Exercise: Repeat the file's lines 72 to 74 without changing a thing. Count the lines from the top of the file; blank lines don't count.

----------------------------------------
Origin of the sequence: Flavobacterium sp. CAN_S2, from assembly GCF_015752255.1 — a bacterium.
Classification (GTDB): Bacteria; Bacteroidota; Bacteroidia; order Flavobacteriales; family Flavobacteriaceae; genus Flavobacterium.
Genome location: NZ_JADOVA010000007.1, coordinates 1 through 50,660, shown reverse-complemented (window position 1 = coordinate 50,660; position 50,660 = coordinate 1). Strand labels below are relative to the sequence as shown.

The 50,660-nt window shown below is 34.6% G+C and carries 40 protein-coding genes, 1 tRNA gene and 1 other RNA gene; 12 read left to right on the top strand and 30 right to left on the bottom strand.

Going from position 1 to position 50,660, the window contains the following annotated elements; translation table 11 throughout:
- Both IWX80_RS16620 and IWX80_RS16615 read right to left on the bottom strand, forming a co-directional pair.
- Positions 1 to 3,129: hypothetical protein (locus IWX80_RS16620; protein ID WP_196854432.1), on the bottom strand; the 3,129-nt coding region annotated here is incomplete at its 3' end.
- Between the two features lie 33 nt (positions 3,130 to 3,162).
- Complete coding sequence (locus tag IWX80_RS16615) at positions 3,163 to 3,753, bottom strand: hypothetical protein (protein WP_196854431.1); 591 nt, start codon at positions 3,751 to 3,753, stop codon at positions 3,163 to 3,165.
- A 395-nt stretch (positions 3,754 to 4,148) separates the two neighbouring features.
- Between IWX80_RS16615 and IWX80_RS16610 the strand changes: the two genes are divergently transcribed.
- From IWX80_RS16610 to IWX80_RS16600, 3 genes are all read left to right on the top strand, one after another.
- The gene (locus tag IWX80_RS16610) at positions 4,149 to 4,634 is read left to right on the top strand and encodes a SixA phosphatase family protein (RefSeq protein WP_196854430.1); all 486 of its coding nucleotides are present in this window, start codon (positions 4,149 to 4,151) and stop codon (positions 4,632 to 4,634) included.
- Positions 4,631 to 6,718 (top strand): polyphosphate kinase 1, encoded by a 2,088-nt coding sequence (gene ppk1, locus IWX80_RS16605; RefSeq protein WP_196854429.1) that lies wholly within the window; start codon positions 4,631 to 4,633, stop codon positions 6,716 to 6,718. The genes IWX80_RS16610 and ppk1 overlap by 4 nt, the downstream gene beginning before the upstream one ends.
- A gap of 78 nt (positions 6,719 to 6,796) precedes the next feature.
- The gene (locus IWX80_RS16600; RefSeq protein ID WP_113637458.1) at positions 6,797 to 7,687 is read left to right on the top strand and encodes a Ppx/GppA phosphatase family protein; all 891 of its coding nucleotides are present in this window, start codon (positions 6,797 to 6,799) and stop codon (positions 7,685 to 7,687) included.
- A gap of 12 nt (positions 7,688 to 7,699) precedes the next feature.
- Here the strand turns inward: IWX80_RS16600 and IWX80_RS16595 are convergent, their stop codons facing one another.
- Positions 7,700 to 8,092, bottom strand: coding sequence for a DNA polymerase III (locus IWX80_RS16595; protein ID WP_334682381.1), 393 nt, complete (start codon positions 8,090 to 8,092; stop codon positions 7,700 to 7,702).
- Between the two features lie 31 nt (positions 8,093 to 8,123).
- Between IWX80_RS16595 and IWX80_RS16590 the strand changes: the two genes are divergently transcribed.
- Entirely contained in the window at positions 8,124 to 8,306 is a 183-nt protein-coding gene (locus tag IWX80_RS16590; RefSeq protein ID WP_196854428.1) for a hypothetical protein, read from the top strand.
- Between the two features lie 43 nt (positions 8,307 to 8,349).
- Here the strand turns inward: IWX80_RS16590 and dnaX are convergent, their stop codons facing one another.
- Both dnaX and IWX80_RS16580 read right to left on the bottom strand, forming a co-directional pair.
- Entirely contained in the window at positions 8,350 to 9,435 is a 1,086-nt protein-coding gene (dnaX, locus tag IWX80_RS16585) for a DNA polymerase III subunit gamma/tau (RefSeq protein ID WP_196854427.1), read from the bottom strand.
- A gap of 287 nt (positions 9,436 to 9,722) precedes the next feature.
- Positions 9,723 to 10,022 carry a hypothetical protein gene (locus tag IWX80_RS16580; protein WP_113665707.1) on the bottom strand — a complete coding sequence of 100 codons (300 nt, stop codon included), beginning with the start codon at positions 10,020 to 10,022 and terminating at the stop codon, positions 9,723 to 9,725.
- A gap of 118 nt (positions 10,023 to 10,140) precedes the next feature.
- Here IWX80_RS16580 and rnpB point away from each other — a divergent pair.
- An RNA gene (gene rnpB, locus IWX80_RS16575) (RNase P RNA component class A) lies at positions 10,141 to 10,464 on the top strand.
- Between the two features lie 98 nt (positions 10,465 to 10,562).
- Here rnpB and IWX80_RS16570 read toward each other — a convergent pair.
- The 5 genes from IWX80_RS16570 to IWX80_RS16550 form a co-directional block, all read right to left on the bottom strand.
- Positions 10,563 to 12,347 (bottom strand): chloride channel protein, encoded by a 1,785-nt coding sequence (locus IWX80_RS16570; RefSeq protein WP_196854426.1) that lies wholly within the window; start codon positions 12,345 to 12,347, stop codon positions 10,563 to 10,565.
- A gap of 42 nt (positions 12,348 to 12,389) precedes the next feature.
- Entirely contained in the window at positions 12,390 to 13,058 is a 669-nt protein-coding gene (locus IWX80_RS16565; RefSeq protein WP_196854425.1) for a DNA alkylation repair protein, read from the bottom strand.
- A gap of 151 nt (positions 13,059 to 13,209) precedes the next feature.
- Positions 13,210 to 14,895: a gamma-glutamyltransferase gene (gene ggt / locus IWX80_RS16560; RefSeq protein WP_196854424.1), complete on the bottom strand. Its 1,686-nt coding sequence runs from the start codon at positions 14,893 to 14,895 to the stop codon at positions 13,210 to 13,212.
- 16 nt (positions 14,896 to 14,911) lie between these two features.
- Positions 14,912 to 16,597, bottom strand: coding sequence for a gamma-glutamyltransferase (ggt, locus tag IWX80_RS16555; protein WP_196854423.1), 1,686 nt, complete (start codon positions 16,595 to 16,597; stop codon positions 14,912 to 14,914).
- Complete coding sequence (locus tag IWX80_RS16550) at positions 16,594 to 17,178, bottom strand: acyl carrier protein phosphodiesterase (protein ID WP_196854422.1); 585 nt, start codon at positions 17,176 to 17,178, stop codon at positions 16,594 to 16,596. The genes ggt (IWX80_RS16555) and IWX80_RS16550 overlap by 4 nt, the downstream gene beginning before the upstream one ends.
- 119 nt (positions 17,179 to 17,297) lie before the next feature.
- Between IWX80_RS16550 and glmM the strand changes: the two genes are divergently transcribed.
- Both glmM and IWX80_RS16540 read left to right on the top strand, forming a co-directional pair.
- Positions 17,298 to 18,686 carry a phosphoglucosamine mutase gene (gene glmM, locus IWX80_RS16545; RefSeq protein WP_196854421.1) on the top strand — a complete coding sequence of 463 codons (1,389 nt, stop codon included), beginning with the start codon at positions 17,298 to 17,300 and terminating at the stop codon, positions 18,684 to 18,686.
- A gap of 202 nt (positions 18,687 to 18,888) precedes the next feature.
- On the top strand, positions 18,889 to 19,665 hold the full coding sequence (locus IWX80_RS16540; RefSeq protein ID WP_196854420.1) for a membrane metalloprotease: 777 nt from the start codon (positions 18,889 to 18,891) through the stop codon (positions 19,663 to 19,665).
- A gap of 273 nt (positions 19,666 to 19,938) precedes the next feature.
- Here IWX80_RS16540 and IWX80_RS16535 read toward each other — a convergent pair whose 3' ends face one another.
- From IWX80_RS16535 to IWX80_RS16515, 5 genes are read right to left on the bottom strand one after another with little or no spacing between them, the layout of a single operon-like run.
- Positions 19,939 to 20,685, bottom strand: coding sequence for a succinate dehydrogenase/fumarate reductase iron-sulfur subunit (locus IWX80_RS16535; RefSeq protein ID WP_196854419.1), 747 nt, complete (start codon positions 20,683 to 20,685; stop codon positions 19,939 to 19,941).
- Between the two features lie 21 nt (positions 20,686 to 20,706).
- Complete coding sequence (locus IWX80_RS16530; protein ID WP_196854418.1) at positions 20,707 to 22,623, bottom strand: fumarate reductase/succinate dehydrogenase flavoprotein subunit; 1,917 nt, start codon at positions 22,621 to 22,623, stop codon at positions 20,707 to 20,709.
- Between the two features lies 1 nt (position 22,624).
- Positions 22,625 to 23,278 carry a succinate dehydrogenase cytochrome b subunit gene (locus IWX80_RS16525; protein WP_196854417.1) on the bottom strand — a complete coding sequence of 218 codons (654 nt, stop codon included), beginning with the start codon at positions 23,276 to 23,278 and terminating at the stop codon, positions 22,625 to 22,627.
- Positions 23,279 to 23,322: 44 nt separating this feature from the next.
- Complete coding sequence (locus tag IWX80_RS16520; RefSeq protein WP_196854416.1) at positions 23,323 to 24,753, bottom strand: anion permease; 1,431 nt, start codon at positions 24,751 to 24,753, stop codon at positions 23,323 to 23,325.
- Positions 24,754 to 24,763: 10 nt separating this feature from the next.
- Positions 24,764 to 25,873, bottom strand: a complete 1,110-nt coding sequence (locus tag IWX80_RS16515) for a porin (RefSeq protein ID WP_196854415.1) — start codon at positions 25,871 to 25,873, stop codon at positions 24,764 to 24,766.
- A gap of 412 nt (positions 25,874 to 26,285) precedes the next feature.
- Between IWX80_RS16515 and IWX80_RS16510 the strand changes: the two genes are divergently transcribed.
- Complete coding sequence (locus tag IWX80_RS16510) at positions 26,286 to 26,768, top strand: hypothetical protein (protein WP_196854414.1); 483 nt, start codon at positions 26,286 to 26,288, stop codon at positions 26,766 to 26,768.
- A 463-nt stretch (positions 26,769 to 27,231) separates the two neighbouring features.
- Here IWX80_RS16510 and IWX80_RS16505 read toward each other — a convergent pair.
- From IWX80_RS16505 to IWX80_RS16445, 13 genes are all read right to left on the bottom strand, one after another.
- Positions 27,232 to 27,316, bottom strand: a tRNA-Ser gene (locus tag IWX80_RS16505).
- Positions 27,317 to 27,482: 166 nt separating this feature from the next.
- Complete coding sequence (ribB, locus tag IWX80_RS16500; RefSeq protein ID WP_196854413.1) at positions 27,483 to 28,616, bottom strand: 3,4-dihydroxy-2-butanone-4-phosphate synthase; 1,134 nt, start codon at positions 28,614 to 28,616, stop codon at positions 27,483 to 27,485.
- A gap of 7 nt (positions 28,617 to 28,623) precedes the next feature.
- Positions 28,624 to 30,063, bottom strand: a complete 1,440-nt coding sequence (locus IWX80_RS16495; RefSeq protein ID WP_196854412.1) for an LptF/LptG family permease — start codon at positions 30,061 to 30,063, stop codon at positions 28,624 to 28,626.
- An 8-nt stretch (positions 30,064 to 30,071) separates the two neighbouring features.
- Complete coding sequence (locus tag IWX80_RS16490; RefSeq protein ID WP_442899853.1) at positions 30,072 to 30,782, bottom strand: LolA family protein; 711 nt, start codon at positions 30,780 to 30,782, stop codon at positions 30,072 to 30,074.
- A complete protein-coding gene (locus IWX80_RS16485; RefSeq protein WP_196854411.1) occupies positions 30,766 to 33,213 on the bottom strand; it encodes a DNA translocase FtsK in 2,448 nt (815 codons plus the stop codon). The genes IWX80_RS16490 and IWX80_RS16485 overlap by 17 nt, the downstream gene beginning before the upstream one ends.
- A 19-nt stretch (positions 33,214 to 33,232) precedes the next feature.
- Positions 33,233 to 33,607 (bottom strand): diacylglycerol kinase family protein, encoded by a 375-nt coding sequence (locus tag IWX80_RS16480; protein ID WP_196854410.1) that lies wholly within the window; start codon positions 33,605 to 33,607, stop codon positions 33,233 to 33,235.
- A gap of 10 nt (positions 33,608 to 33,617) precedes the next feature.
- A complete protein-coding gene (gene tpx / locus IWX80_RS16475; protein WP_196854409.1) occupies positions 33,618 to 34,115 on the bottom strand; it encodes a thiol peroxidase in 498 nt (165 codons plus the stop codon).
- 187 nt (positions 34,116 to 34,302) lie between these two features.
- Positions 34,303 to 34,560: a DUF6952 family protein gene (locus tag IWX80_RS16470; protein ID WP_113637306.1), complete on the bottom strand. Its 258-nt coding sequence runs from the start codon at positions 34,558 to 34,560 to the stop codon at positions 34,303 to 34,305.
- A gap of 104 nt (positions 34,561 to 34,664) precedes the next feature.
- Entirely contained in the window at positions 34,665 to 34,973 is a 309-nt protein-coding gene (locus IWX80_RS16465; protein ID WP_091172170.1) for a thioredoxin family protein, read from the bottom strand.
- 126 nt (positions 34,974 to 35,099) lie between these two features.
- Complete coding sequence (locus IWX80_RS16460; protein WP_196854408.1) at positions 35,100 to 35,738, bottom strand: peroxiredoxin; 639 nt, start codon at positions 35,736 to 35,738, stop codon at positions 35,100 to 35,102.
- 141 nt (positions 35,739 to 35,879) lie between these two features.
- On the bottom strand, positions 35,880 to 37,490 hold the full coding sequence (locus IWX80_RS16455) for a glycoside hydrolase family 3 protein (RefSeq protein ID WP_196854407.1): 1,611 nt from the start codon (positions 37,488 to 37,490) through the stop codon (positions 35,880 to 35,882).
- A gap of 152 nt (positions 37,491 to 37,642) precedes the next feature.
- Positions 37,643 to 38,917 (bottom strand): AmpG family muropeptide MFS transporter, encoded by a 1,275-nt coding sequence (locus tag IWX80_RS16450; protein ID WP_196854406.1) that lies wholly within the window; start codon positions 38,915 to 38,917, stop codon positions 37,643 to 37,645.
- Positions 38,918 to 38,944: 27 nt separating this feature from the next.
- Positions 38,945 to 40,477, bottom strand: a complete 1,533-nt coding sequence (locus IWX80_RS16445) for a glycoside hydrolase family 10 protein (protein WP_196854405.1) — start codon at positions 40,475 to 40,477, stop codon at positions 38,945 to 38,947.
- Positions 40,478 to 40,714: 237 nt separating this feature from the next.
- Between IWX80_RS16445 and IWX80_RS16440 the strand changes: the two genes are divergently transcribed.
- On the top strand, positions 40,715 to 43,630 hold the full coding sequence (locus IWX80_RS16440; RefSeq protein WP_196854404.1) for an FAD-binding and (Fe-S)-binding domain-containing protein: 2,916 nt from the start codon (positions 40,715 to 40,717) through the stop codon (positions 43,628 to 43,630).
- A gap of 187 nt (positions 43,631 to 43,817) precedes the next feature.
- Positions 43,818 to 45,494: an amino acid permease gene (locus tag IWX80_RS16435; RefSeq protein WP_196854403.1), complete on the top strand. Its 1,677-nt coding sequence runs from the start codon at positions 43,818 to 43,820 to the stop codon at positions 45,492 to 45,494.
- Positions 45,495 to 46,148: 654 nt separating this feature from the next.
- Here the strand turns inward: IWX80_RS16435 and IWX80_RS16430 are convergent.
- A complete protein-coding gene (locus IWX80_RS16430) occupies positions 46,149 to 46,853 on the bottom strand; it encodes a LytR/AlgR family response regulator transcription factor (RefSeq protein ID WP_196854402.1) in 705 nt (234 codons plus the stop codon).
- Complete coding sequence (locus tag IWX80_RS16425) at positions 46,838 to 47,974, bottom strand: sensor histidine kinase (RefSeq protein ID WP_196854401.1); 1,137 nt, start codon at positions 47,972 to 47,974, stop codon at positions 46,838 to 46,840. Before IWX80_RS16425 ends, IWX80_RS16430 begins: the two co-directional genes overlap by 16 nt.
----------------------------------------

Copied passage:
- An 8-nt stretch (positions 30,064 to 30,071) separates the two neighbouring features.
- Complete coding sequence (locus tag IWX80_RS16490; RefSeq protein ID WP_442899853.1) at positions 30,072 to 30,782, bottom strand: LolA family protein; 711 nt, start codon at positions 30,780 to 30,782, stop codon at positions 30,072 to 30,074.
- A complete protein-coding gene (locus IWX80_RS16485; RefSeq protein WP_196854411.1) occupies positions 30,766 to 33,213 on the bottom strand; it encodes a DNA translocase FtsK in 2,448 nt (815 codons plus the stop codon). The genes IWX80_RS16490 and IWX80_RS16485 overlap by 17 nt, the downstream gene beginning before the upstream one ends.